I have created my own vimfiles and you should too. By doing so:

  • you will control your editor
  • you will learn to better config it
  • you will select mappings that works best for you
  • you will select only the plugins you use

I started using Vim about 2-3 years ago, using this vimfiles package. For most of the time I didn’t changed anything, but over the time I come into following issues with it:

  1. it has lots of plugins that I never used (and my vim editor was slow)
  2. it has mappings that I wanted to change (which is easy, except when some plugin steals key)
  3. I wanted to further customize it / have my own config

Here is how I have organized my vimfiles (which is same as the ones I used):

First, create ~/.vim folder where your vimfiles will be stored (eventually it will be the future git repo if you want to share it). In ~/.vim/vimrc file you will enter all your vim configuration, and source it from ~/.vimrc file.

mkdir ~/.vim
cd ~/.vim
touch vimrc
echo "source ~/.vim/vimrc" > ~/.vimrc

For installing vim plugins, it’s easiest to install the pathogen plugin (instructions on github) which will simplify the process of installing (and updating) other vim plugins.In my case all plugins are on Github and I have installed them as submodules, which allows me to easily update them at any point. Here is how to add plugins as submodules:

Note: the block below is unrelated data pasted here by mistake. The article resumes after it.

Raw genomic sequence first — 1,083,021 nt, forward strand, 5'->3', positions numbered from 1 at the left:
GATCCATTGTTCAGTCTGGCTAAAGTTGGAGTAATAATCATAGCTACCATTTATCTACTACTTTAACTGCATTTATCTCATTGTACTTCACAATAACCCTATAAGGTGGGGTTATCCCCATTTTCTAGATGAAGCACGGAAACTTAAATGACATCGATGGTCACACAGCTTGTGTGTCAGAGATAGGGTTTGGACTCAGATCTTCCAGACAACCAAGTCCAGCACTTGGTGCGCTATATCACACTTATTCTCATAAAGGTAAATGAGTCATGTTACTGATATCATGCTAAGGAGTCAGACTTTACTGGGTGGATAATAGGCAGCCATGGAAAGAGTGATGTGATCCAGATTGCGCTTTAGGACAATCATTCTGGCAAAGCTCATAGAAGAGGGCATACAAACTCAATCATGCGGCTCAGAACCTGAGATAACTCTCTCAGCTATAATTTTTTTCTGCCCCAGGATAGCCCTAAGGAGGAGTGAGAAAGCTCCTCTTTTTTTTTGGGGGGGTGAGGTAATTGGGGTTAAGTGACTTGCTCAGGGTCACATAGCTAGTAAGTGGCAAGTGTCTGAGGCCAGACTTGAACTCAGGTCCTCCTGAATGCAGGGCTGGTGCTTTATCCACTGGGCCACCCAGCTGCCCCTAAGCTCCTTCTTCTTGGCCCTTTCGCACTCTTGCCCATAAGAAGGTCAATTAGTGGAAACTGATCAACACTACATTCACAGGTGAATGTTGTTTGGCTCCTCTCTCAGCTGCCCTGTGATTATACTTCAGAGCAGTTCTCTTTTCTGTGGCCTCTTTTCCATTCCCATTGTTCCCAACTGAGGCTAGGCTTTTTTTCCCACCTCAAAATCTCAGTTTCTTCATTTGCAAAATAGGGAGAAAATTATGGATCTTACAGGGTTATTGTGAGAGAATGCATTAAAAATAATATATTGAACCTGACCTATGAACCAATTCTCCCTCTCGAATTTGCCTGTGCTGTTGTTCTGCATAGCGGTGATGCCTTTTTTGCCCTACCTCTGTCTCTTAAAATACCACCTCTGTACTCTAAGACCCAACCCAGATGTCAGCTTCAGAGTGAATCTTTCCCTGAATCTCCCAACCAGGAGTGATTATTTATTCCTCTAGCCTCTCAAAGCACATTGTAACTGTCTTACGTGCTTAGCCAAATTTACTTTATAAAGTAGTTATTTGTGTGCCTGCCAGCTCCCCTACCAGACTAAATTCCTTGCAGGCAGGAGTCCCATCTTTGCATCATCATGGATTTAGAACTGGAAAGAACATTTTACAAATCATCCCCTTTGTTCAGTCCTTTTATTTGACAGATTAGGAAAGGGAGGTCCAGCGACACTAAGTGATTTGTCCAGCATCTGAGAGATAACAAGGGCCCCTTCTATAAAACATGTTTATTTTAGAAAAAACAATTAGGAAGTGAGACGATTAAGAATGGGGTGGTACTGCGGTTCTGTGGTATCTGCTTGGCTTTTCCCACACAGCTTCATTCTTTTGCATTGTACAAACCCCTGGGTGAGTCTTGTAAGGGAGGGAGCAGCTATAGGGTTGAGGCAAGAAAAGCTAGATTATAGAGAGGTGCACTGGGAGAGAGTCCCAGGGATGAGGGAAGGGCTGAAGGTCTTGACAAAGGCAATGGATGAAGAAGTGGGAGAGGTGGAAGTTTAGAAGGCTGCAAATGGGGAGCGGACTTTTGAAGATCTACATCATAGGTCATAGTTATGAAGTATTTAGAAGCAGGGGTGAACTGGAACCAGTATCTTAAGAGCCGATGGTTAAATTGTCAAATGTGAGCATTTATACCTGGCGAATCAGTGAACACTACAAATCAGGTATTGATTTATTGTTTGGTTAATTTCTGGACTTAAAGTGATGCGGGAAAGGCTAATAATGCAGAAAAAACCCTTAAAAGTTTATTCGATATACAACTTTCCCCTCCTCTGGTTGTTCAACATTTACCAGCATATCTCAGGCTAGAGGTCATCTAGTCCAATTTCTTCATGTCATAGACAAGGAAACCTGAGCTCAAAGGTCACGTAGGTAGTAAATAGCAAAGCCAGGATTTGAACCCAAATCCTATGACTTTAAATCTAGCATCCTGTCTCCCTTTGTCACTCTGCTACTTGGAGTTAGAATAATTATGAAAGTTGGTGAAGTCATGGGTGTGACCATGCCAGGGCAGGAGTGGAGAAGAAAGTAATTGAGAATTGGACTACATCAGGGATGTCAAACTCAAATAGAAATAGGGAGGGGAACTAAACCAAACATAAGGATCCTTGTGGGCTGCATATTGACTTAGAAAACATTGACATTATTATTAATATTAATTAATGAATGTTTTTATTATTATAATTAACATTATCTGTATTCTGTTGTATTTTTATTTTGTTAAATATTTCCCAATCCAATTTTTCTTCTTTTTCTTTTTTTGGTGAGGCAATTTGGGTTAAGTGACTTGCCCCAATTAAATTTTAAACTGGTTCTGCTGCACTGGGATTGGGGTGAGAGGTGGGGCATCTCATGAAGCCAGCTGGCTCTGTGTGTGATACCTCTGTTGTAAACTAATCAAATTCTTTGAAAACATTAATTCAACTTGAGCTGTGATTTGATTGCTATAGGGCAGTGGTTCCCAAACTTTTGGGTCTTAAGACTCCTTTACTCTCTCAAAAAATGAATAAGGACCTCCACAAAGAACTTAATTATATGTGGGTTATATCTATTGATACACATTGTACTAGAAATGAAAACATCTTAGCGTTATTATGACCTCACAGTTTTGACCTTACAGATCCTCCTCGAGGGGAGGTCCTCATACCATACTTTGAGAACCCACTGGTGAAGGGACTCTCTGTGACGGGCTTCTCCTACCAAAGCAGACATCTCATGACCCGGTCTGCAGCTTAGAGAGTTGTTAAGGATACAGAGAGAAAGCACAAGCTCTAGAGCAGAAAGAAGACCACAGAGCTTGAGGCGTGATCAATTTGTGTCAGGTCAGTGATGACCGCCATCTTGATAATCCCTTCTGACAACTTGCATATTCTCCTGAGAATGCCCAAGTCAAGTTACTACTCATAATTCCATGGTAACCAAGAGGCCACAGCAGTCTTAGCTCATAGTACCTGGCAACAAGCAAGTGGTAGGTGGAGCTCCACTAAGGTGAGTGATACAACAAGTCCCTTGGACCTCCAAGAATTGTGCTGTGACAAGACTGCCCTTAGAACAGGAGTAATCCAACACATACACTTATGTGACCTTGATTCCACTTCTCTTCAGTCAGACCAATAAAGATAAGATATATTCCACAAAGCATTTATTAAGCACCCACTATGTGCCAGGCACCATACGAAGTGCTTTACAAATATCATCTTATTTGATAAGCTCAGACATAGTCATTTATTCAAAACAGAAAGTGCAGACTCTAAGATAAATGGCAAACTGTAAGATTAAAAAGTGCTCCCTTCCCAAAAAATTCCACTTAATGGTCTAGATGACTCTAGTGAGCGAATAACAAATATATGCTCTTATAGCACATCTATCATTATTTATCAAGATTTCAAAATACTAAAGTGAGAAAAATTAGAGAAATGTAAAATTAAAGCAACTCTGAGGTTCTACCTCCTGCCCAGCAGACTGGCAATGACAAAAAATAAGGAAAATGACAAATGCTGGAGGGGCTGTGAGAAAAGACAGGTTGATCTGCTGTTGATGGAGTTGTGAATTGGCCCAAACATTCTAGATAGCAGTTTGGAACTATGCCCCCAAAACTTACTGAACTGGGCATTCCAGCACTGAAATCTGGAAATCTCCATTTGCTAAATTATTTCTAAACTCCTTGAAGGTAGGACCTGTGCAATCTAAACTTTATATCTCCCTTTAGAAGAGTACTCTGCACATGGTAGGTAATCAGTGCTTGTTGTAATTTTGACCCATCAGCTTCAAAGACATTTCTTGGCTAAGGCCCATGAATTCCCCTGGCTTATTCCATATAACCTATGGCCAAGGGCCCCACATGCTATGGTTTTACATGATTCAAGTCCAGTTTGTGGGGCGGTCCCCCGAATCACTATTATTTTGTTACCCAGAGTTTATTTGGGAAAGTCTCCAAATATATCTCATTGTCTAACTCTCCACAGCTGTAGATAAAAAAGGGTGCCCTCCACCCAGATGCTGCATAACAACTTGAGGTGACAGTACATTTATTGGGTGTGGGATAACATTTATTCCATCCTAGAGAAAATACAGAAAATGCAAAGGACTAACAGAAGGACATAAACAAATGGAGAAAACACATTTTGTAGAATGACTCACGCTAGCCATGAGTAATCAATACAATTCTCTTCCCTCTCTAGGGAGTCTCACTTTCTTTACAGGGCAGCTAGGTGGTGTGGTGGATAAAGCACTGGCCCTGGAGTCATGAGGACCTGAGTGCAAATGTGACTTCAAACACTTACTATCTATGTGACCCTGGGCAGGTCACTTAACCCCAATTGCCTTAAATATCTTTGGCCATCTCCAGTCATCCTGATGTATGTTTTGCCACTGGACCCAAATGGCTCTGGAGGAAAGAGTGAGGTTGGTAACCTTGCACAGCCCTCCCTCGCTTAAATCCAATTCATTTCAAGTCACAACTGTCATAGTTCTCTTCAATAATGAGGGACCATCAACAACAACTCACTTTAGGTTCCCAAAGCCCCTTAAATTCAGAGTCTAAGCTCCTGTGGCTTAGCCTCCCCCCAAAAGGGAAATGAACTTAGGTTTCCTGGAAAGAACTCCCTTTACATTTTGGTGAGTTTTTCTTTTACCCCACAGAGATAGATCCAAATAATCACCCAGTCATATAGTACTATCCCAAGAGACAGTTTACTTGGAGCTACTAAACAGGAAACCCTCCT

git submodule add git://github.com/tpope/vim-rails.git bundle/vim-rails
git submodule add git://github.com/tpope/vim-vividchalk.git bundle/vim-vividchalk
git submodule add git://github.com/wincent/Command-T.git bundle/Command-T
git submodule add git://github.com/vim-ruby/vim-ruby.git bundle/vim-ruby

I stole lots of configuration stuff from here, here and here and placed it into the ~/.vim/vimrc file.

At the end, I wanted to share some interesting mappings that I find extremely useful. I was very happy to dig them out very recently in the above configurations files:

" Switch between buffers
noremap <tab> :bn<CR>
noremap <S-tab> :bp<CR>

" Close buffer
nmap <leader>d :bprevious<CR>:bdelete #<CR>

" Close all buffers
nmap <leader>D :bufdo bd<CR>

" Switch between last two buffers
nnoremap <leader><leader> <C-^>

" Map ESC
imap jj <ESC>

" Clear the search buffer when hitting return
:nnoremap <CR> :nohlsearch<CR>

What’s the very last Vim tip that you have learned?